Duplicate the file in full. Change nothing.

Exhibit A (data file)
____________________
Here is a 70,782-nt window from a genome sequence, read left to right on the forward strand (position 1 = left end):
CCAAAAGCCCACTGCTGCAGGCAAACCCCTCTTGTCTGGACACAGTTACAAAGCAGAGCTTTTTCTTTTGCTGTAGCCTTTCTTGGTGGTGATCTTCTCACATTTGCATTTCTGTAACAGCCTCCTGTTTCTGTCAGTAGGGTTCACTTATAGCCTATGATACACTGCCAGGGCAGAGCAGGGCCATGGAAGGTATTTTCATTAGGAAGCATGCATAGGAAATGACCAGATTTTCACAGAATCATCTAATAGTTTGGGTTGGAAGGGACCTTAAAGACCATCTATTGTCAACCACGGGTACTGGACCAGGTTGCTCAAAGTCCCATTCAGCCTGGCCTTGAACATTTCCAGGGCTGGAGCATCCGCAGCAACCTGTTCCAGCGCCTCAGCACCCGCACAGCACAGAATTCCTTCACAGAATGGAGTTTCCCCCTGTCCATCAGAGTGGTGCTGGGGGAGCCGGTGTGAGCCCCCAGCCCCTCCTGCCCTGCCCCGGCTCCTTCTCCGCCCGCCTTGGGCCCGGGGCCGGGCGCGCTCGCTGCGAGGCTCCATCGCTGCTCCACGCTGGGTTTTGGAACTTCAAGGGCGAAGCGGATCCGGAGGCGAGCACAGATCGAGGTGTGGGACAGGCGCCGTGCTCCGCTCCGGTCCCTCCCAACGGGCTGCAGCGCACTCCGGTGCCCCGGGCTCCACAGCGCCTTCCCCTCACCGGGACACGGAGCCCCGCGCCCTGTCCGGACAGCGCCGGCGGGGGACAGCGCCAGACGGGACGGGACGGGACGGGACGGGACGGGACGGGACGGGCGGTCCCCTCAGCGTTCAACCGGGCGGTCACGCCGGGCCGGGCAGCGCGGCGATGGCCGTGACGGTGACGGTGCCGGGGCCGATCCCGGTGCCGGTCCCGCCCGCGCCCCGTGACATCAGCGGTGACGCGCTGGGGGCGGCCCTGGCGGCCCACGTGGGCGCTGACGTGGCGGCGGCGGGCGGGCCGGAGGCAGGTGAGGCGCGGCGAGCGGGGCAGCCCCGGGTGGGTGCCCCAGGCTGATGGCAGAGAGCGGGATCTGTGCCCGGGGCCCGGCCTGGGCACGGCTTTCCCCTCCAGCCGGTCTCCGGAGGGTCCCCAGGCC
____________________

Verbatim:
Here is a 70,782-nt window from a genome sequence, read left to right on the forward strand (position 1 = left end):
CCAAAAGCCCACTGCTGCAGGCAAACCCCTCTTGTCTGGACACAGTTACAAAGCAGAGCTTTTTCTTTTGCTGTAGCCTTTCTTGGTGGTGATCTTCTCACATTTGCATTTCTGTAACAGCCTCCTGTTTCTGTCAGTAGGGTTCACTTATAGCCTATGATACACTGCCAGGGCAGAGCAGGGCCATGGAAGGTATTTTCATTAGGAAGCATGCATAGGAAATGACCAGATTTTCACAGAATCATCTAATAGTTTGGGTTGGAAGGGACCTTAAAGACCATCTATTGTCAACCACGGGTACTGGACCAGGTTGCTCAAAGTCCCATTCAGCCTGGCCTTGAACATTTCCAGGGCTGGAGCATCCGCAGCAACCTGTTCCAGCGCCTCAGCACCCGCACAGCACAGAATTCCTTCACAGAATGGAGTTTCCCCCTGTCCATCAGAGTGGTGCTGGGGGAGCCGGTGTGAGCCCCCAGCCCCTCCTGCCCTGCCCCGGCTCCTTCTCCGCCCGCCTTGGGCCCGGGGCCGGGCGCGCTCGCTGCGAGGCTCCATCGCTGCTCCACGCTGGGTTTTGGAACTTCAAGGGCGAAGCGGATCCGGAGGCGAGCACAGATCGAGGTGTGGGACAGGCGCCGTGCTCCGCTCCGGTCCCTCCCAACGGGCTGCAGCGCACTCCGGTGCCCCGGGCTCCACAGCGCCTTCCCCTCACCGGGACACGGAGCCCCGCGCCCTGTCCGGACAGCGCCGGCGGGGGACAGCGCCAGACGGGACGGGACGGGACGGGACGGGACGGGACGGGACGGGCGGTCCCCTCAGCGTTCAACCGGGCGGTCACGCCGGGCCGGGCAGCGCGGCGATGGCCGTGACGGTGACGGTGCCGGGGCCGATCCCGGTGCCGGTCCCGCCCGCGCCCCGTGACATCAGCGGTGACGCGCTGGGGGCGGCCCTGGCGGCCCACGTGGGCGCTGACGTGGCGGCGGCGGGCGGGCCGGAGGCAGGTGAGGCGCGGCGAGCGGGGCAGCCCCGGGTGGGTGCCCCAGGCTGATGGCAGAGAGCGGGATCTGTGCCCGGGGCCCGGCCTGGGCACGGCTTTCCCCTCCAGCCGGTCTCCGGAGGGTCCCCAGGCC